Seeing New York City One Subway Stop at a Time
From my catalogue of good ideas is the notion of exploring a city one subway stop at a time. This approach works well with a city in which you happen to live, for those cities you happen to live near, and even for one-off cities you happen to be visiting. No need to traipse all over town; take in a city one stop at a time. With this in mind, I head down to the tip of Manhattan, a place where I tend to spend very little time. Today, I am exploring Bowling Green, a stop on the 4 and 5 trains.
Fresh out of the station, I see the actual Bowling Green, the oldest park in the city and purportedly the site of the sale of Manhattan by the Indians to the Dutch in 1626. I like the idea that American Revolutionaries tore down a statue of King George III that once stood here.
Directly across from the park is the National Museum of the American Indian in the old Alexander Hamilton U.S. Custom House — an opportunity to learn both about indigenous people and also about life before income tax in the United States. As a major port in the young United States, the Port of New York presented quite a nice revenue stream for the federal government, courtesy of the customs duties. The Custom House was completed in 1907, and it is a National Historic Landmark.
Afterward, if you are up for seeing a bit of very old New York, head south toward Pearl Street and Fraunces Tavern, which has been in business since 1762 and was the site of General George Washington’s farewell address to officers who served in the Revolution. The tavern is now both a museum and a restaurant. Other eating options include the Stone Street Tavern and the Dead Rabbit.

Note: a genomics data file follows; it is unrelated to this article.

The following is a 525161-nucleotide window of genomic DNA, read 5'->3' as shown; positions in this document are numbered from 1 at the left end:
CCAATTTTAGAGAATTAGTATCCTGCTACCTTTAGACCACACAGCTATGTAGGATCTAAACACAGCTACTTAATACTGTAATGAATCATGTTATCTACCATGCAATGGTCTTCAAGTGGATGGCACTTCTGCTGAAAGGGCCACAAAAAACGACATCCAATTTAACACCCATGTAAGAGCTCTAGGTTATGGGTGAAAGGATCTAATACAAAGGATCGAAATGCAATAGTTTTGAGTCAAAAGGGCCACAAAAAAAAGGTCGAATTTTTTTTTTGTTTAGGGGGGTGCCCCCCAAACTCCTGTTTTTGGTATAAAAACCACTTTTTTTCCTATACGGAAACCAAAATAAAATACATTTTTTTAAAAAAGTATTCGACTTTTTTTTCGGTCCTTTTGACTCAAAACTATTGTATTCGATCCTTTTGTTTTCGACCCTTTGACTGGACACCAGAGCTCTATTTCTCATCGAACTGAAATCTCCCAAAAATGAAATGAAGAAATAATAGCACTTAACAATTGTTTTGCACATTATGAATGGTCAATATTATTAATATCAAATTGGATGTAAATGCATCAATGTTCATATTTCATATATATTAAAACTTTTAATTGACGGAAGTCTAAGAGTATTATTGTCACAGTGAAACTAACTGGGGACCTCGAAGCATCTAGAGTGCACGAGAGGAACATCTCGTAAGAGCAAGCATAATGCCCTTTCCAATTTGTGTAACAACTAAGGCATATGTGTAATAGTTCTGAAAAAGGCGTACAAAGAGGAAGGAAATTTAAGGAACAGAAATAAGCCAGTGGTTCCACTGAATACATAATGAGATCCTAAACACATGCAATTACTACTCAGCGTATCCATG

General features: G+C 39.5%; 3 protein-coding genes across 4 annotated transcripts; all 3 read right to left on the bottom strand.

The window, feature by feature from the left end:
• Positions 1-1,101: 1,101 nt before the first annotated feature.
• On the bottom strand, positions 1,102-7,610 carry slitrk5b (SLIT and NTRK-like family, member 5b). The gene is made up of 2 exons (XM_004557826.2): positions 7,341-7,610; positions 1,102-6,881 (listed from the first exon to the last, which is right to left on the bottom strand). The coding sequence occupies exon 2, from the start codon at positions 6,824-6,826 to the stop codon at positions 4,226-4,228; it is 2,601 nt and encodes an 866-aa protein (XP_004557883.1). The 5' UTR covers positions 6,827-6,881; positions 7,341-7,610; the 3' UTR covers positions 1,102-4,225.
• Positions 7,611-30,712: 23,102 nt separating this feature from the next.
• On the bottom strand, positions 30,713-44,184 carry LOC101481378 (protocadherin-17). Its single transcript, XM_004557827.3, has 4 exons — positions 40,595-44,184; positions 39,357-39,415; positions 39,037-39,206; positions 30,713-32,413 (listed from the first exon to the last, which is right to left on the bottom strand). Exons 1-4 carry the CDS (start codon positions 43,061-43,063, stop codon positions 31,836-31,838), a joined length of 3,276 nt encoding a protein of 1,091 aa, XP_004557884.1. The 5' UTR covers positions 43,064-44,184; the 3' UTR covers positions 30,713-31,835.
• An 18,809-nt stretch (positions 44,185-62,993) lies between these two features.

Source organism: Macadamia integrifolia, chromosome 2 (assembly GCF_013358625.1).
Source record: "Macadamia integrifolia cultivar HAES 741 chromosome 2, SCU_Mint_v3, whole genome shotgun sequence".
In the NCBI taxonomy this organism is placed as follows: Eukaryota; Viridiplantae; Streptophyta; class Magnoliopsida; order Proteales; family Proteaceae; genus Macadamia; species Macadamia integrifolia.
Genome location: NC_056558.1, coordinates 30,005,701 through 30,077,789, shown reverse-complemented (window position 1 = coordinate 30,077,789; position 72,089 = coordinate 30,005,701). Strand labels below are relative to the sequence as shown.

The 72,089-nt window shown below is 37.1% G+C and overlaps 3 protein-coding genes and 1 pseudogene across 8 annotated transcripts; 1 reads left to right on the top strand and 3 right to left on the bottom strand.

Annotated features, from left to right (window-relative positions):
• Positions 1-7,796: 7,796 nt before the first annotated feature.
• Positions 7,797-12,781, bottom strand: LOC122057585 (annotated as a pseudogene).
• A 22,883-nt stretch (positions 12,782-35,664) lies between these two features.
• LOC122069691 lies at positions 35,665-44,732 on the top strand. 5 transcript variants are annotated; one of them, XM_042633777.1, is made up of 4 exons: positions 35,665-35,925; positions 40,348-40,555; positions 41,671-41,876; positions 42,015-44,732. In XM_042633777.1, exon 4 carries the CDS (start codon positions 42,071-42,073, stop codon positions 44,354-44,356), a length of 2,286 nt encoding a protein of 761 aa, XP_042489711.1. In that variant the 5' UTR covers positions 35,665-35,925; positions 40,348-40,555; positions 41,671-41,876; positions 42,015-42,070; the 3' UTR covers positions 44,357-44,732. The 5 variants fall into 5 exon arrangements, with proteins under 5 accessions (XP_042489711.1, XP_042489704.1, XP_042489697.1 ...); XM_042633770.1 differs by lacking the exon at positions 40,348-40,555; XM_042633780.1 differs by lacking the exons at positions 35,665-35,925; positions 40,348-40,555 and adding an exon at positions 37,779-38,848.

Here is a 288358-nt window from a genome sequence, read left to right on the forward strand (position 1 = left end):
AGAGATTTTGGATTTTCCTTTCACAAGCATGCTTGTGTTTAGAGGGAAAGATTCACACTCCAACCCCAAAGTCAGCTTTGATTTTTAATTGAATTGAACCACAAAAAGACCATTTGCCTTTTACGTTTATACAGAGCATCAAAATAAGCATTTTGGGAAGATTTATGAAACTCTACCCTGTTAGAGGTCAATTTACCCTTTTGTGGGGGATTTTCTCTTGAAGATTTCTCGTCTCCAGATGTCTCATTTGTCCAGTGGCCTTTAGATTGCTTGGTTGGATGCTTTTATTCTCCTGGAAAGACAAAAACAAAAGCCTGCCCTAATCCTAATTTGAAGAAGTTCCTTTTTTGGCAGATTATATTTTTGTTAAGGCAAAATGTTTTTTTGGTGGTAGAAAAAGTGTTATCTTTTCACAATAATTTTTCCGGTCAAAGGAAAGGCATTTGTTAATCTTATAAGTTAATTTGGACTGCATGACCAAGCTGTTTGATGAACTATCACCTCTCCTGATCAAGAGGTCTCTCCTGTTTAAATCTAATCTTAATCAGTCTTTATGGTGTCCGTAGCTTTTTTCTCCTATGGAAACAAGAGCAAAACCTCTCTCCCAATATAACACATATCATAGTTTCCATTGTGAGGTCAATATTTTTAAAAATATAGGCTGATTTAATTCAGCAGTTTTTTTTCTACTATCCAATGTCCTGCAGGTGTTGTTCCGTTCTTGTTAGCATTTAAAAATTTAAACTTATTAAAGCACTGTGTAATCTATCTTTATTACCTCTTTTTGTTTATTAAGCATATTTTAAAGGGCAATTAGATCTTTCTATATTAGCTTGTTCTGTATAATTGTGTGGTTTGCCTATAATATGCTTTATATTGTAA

If your day is a bright one, continue your southerly walk and check out the New York Vietnam Veterans Memorial on Water Street. Interestingly, a real estate developer donated $1 million for the memorial back in the 1980s. His name? Donald Trump. Jane Gross, New York Pays Homage to Vietnam Veterans, N.Y. Times, May 7, 1985.
Then trace your steps back to Bowling Green and find the defiant girl facing down the charging bull while she is still there—but expect crowds.
Circling back to that Hamilton theme, head north on Broadway to Trinity Church and find his grave along with other notables in the graveyard. The current church building has been around since 1846, although earlier structures were in existence prior to the Revolution.
Then hop on the 4 or 5 train at the Wall Street Station right by the church. Or, if you are still jonesing for more dish on Alexander Hamilton, you might also swing by the Museum of American Finance as ambition and interest allows.
National Museum of the American Indian, 1 Bowling Green, New York, N.Y. 10004
Fraunces Tavern, 54 pearl Street, New York, N.Y. 10004
Stone Street Tavern, 52 Stone Street, New York, N.Y. 10004
The Dead Rabbit, 30 Water Street, New York, N.Y. 10004
Vietnam Veterans Plaza, 55 Water Street, new York, N.Y. 10041
Defiant Girl and Charging Bull, Broadway and State Streets, New York, N.Y.
Trinity Church, 75 Broadway, New York, N.Y. 10006
Museum of American Finance, 48 Wall Street, New York, N.Y. 10005
Exploring lower Manhattan? You might like these posts:
- Extraneous Learning at Duarte Square
- Make Time for the Tenement Museum
- Infrastructure Tourism: The Holland Tunnel